An integral part of the project is the involvement and support of the local community. Community volunteers are trained and supervised by the coordinator of the project in such skills as conflict resolution, effective listening and communication skills. They are also taught to provide referral to specialist support agencies where required. One coordinator oversees twenty-three supporting adults, which enables the project to cope with the demands of about 900 students. The volunteers offer alternative role models for teenagers who may only know violence as a means of conflict resolution, and who are at risk of dropping out of the school system. The project coordinator provides "time out" when students come to school with unresolved feelings of anger, frustration and low self-esteem, and are at breaking point. The teenagers learn to "walk and talk" rather than to fight with family members.

In addition to the work of the volunteers, service clubs have collectively raised about $10 000 for the project, which has also received assistance from the local media, the P&C, local businesses and school staff and administration.

Over 120 students have accessed the program each year. The results have been seen in less violence in the playground and the classroom. More students are practising alternative means of conflict resolution and of dealing with their feelings. In addition, community members are able to do something about the difficulties facing their young people, so that they do not feel powerless.

The service is in constant demand. Seventy-two per cent of tutors and 77 per cent of students expressed the wish to continue the project in 1995. The project has been monitored and evaluated for two years by the Queens Trust, with a community-based Management Committee.

Youth Leadership Project, Insearch Foundation

The Insearch Foundation's Youth Leadership Project in New South Wales uses camps and other means of training youth leaders away from anti-social behaviour, and towards positive alternatives to violence. It aims to empower young people to take responsibility for their lives, by giving them the opportunity and skills to develop their self-esteem and play a positive role in society.

The project consists of a group of Youth Leaders aged 14 to 20 years, who regularly attend Youth Insearch camps in the role of facilitators and administrators. These young people come from a variety of backgrounds. The majority have been involved in some form of anti-social behaviour, and draw from their life experiences to encourage participants in the program to seek positive alternatives within themselves, thus breaking the cycle of violence. The practical training, with four weekend training camps, costs about $500 per participant.

Youth Insearch was founded in 1985 by a Youth Development Counsellor, Mr Rob Barr, with a group of young people in the town of Riverstone in New South Wales. It is a registered charity which has no religious or political affiliations but aims specifically to improve the quality of life for young people, in particular in the age group 14 to 21 years. It operates on the concept of love, caring and trust for young people of different lifestyles and backgrounds. Since 1985 the program has spread throughout Australia and has over 14 000 participants.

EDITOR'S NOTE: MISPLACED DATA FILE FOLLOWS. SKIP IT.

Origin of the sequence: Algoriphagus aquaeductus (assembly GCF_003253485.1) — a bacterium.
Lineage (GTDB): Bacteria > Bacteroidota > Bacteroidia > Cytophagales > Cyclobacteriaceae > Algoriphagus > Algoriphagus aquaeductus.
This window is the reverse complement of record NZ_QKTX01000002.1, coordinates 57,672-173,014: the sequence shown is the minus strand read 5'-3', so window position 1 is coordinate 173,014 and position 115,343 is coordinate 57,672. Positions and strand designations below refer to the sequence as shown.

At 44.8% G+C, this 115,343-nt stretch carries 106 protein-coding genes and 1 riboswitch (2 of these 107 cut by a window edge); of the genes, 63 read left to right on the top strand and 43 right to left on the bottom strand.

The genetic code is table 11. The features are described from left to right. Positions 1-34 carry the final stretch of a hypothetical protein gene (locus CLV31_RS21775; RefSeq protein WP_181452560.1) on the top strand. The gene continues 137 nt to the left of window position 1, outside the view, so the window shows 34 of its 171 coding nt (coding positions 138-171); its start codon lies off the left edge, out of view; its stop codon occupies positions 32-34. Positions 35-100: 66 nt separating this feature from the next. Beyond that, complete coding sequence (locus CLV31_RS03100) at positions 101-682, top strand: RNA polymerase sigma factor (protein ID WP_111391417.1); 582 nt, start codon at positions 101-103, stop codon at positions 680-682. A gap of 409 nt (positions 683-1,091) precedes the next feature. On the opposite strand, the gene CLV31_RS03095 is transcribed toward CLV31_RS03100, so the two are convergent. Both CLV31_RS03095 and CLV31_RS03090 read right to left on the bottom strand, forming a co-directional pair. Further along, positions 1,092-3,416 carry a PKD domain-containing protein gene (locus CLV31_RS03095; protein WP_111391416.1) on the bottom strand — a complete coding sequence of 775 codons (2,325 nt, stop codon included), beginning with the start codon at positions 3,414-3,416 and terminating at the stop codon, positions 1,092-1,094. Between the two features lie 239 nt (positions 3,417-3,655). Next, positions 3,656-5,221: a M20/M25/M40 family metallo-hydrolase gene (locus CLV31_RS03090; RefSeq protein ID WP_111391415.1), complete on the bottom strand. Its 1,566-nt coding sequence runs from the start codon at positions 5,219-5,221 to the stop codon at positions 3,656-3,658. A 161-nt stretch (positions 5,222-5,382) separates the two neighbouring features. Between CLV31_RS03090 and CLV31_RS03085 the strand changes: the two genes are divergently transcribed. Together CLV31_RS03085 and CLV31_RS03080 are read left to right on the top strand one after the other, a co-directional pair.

Information collected from participants at the Camps has indicated that 90 per cent have experimented with drugs and alcohol, 60 per cent come from broken or dysfunctional homes, 55 per cent have been sexually abused, and 25 per cent have attempted suicide.

The program emphasises the ability to come to terms with emotional issues such as family breakdown, drug and alcohol abuse, sexual assault, and grief, through sharing and discussion within the program. Its medium-term objectives are to:

  • reduce the incidence of crime, drug and alcohol abuse and suicide in young people;
  • enhance young people's self-esteem and productivity;
  • break the cycle of divorce and family breakdown by giving young people some of the skills essential to being a loving and successful parent;
  • be accessible to all young Australians and to ensure that through their own efforts young Australians have a productive future.

Youth Insearch is managed nationally by a Board consisting of five adults and six young people under the age of twenty-five. It has an Advisory Committee of successful business people to assist with advice on such matters as training and development programs, financial administration and fund-raising.

The Youth Leaders are specially selected and trained within the Youth Insearch organisation. To be eligible to become a Youth Leader the young person must agree to abide by the Code of Ethics, attend a minimum of three Youth Insearch Camps and have demonstrated pronounced leadership qualities. Youth Leaders must have dealt with their own problems to be able to counsel and assist others effectively.

The Leaders Training Camp is conducted over a weekend of intensive training and assessment. Those that successfully complete the course are awarded a leadership badge and certificate and formally accept the Leaders Code of Ethics.

The Code of Ethics requires leaders to sign an agreement to abide by the following ideals:

  1. To have honesty with myself and others in all my activities.
  2. Have respect for lawful authority.
  3. To respect the rights and feeling of others.
  4. To learn from my mistakes and not to repeat them.
  5. To lead a healthy, respectable lifestyle and present a responsible image in public.
  6. To think positively about myself and others.
  7. Not to criticise, rather be supportive than destructive.
  8. To establish definite goals and work towards them.
  9. To be loyal to the Insearch Project and to my fellow leaders.
  10. Not to misuse my position as Leader to gain unfair advantage over others.

The training of the Youth Leaders is designed to ensure the continuation and growth of the Youth Insearch Project. They play a vital role in the success of the Youth Insearch Camps. Youth Leaders also benefit personally, and are in a position to lead other young people away from drugs, crime, alcohol abuse, suicide, violence and other non-productive forms of behaviour. The long-term effects are better communication skills, more stable and supportive parenting techniques, enhanced self-esteem and productivity and a first hand understanding of the origins of social problems.